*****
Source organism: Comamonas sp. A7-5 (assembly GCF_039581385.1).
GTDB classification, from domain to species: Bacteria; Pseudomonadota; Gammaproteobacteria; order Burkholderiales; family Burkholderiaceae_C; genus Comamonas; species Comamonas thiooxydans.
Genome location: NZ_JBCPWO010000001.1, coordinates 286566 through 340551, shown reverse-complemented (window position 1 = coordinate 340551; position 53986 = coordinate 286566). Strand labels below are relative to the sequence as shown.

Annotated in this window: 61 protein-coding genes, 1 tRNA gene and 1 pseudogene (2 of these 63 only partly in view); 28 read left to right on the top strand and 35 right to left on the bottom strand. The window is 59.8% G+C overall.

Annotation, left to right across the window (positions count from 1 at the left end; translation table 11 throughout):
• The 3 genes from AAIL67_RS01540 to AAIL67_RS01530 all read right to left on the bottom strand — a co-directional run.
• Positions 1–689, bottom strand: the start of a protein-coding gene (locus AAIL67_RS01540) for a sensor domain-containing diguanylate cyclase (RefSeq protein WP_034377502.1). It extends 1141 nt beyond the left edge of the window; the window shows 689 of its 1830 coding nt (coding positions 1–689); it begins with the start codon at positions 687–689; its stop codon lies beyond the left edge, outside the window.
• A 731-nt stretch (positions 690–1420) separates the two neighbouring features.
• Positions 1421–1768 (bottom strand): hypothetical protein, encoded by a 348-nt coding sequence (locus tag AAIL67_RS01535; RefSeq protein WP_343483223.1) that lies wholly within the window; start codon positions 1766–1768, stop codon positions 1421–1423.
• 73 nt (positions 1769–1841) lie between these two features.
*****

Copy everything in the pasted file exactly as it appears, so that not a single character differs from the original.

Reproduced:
Source organism: Comamonas sp. A7-5 (assembly GCF_039581385.1).
GTDB classification, from domain to species: Bacteria; Pseudomonadota; Gammaproteobacteria; order Burkholderiales; family Burkholderiaceae_C; genus Comamonas; species Comamonas thiooxydans.
Genome location: NZ_JBCPWO010000001.1, coordinates 286566 through 340551, shown reverse-complemented (window position 1 = coordinate 340551; position 53986 = coordinate 286566). Strand labels below are relative to the sequence as shown.

Annotated in this window: 61 protein-coding genes, 1 tRNA gene and 1 pseudogene (2 of these 63 only partly in view); 28 read left to right on the top strand and 35 right to left on the bottom strand. The window is 59.8% G+C overall.

Annotation, left to right across the window (positions count from 1 at the left end; translation table 11 throughout):
• The 3 genes from AAIL67_RS01540 to AAIL67_RS01530 all read right to left on the bottom strand — a co-directional run.
• Positions 1–689, bottom strand: the start of a protein-coding gene (locus AAIL67_RS01540) for a sensor domain-containing diguanylate cyclase (RefSeq protein WP_034377502.1). It extends 1141 nt beyond the left edge of the window; the window shows 689 of its 1830 coding nt (coding positions 1–689); it begins with the start codon at positions 687–689; its stop codon lies beyond the left edge, outside the window.
• A 731-nt stretch (positions 690–1420) separates the two neighbouring features.
• Positions 1421–1768 (bottom strand): hypothetical protein, encoded by a 348-nt coding sequence (locus tag AAIL67_RS01535; RefSeq protein WP_343483223.1) that lies wholly within the window; start codon positions 1766–1768, stop codon positions 1421–1423.
• 73 nt (positions 1769–1841) lie between these two features.